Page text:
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Alkaline Diet

Searching for diets that work is practically the national pastime, and the latest craze among weight loss fanatics is the alkaline diet – a plan that promises to curb cravings, reduce inflammatory conditions and fight disease while it whittles your waistline. A growing number of A-list celebrities are praising the regimen that purportedly balances pH levels from within, but is the alkaline diet all that it claims?

Created by American health guru, Robert O. Young, the plan (also known as the pH diet) is based on the theory that eating too many acid-forming foods – things like meat, dairy and refined sugars – puts added stress on the body, which in turn worsens inflammation and leads to weight gain. The idea is that we can alkalize our systems through a plant-based diet, thereby optimizing our bodies to fight illness from within. In reality, the alkaline diet is focused more on systemic health than dropping weight, but proponents love the energy they get from consuming a largely vegetarian diet.

Here’s a sure-fire weight loss tip: diets that work in the long-term are those which take a multi-faceted approach to addressing the root of our eating behaviors. Medical experts agree that one of the best ways to lose weight fast and keep it off for good is by following a doctor-supervised plan that is accompanied with dietary counseling, such as those offered at The Center for Medical Weight Loss – the nation’s largest network of weight loss physicians. Founded by Dr. Michael Kaplan, the Center boasts thousands of stories of weight loss success.

Alkaline vs. acid foods

It just so happens that most alkaline foods are inherently healthy and packed with vitamins and antioxidants. Whereas foods that have an acidic effect are – you guessed it – the ones we really crave. Think anything processed or made with refined sugar, and you have an “acid-forming” food. Here’s a sampling of each to give you a better idea.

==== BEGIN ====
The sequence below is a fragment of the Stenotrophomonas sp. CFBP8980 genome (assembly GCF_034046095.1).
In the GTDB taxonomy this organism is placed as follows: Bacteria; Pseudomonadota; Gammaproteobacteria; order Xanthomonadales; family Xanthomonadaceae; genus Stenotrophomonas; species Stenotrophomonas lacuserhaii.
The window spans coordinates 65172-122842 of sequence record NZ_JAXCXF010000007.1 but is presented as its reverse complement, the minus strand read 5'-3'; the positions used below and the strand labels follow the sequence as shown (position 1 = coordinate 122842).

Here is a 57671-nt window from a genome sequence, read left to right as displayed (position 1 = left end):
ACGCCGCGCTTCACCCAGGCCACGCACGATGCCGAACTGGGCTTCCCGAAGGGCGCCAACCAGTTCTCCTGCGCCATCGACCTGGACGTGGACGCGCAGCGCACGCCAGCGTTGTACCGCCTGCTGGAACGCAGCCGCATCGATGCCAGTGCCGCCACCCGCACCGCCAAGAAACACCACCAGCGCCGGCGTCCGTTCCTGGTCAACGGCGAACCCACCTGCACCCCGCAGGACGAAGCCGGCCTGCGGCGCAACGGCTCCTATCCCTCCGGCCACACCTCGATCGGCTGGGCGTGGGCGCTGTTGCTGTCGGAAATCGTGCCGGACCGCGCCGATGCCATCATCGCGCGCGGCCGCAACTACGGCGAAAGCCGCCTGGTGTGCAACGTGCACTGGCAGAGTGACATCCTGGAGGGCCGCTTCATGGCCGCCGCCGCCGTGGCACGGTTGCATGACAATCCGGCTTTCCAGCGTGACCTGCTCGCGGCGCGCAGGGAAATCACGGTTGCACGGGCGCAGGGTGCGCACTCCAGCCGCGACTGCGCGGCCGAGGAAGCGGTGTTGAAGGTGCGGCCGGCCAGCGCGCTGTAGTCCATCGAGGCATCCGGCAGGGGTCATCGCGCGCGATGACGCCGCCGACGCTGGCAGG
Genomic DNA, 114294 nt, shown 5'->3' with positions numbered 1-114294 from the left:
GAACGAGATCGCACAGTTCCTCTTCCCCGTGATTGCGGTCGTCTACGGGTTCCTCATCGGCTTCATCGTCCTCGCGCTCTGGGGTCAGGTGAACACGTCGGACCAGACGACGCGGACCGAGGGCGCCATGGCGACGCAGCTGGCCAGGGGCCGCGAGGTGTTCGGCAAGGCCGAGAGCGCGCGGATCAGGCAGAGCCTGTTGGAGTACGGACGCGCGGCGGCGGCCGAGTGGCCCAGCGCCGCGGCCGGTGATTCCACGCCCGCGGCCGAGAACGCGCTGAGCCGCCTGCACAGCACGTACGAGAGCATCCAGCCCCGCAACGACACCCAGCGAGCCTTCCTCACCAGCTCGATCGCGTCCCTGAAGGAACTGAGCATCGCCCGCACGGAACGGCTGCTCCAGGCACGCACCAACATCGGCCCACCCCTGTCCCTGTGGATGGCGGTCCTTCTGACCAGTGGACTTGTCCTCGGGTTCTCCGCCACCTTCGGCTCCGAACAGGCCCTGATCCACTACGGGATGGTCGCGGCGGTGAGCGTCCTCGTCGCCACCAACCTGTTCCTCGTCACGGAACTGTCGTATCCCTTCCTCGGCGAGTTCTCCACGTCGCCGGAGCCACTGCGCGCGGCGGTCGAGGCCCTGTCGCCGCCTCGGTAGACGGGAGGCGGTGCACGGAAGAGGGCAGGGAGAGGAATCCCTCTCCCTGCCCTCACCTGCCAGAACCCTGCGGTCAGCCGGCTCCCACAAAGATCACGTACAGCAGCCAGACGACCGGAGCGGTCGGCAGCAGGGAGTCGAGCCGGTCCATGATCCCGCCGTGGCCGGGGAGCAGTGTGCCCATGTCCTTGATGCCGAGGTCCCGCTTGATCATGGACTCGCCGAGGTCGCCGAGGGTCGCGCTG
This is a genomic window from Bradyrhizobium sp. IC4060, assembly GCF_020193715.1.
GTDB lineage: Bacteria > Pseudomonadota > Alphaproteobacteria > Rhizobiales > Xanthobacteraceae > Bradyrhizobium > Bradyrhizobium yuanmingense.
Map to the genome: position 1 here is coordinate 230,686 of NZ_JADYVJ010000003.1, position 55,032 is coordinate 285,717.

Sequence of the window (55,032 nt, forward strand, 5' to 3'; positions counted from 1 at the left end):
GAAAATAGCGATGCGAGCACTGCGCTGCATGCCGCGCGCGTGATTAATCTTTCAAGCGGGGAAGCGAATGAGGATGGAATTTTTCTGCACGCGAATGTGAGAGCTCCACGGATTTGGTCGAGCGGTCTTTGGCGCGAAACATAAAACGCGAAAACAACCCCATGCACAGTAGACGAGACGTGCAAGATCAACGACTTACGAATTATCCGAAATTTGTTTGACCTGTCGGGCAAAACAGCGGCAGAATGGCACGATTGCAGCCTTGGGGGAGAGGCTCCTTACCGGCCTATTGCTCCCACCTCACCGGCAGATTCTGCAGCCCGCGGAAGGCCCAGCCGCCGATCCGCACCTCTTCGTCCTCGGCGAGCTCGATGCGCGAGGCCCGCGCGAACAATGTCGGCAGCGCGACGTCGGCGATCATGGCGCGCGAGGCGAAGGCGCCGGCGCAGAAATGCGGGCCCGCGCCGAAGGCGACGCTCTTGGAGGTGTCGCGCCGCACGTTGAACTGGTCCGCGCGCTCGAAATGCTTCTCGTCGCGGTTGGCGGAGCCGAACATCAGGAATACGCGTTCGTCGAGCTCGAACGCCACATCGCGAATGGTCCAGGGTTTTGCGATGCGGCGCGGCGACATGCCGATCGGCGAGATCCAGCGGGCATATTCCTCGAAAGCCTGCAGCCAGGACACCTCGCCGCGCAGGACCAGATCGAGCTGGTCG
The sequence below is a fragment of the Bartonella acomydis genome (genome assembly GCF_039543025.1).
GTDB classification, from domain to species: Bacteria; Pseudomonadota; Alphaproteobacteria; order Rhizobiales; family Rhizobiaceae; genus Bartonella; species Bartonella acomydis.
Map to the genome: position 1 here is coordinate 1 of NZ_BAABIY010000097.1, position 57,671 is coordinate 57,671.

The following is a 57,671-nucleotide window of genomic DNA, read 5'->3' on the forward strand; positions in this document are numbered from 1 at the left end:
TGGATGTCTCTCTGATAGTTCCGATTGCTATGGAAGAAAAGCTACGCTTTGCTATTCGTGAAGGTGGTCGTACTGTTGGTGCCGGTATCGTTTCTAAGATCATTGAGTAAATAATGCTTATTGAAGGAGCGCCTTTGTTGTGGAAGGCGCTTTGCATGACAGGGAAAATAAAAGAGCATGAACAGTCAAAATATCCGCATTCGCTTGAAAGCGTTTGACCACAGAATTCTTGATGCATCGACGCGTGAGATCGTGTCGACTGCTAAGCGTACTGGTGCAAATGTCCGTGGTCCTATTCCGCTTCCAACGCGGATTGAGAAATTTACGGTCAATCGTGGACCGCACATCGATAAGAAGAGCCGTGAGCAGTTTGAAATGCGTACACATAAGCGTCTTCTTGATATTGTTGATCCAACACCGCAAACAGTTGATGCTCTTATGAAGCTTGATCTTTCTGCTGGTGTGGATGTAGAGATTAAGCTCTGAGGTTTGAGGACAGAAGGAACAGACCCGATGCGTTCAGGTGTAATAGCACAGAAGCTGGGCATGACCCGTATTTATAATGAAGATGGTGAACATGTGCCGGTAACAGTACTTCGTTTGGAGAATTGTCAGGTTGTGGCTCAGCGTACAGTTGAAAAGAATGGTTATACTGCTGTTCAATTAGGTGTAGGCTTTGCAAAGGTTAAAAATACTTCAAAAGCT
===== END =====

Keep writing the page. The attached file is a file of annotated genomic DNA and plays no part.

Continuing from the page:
Alkaline foods:
Nuts, seeds, legumes, brussel sprouts, broccoli, cabbage, cauliflower, celery, cucumber, peas, spinach, zucchini, carrot, potatoes, avocado, tofu and olive oil.

Acid-forming foods:
Beef, chicken, pork, veal, eggs, hard cheeses, milk, butter, white breads, pasta, artificial sweeteners, chocolate, white sugar, beer, coffee, wine and liquor.

Benefits of the alkaline diet

Naturopaths have long promoted an eating plan that is heavy in fresh produce and light in meat and sugars, and doctors agree that any diet that recommends an increase in vegetables, fruits and heart-healthy nuts is a positive thing.

On the flip side, detractors say there is no scientific evidence backing up the alkaline diet, and that by restricting animal proteins and dairy, people may miss out on vital nutrients such as calcium, iron and zinc. In truth, there are no studies proving the diet can significantly alter blood pH, and devotees may develop a leaner physique simply because they’re trading out processed carbs and alcohol for low-calorie veggies and green smoothies.

Diets that work are ones that strike a balance

In the end, it all boils down to balance and positive changes in eating patterns, which is where medical weight loss can help. So what is “medical weight loss,” and how does it work? Unlike fad diets it doesn’t involve pills or highly restrictive eating plans. It’s a comprehensive program developed by weight loss physicians who use your metabolism and body composition to determine the best plan of action for your individual needs. Their plans integrate nutritious, low-calorie diets, regular physical activity and counseling to help you break the cycle of food addiction.

The Center for Medical Weight Loss operates more than 450 locations nationwide. To find a Center near you, just enter your zip code in the space provided. Special introductory offers are available for first-time clients in most areas.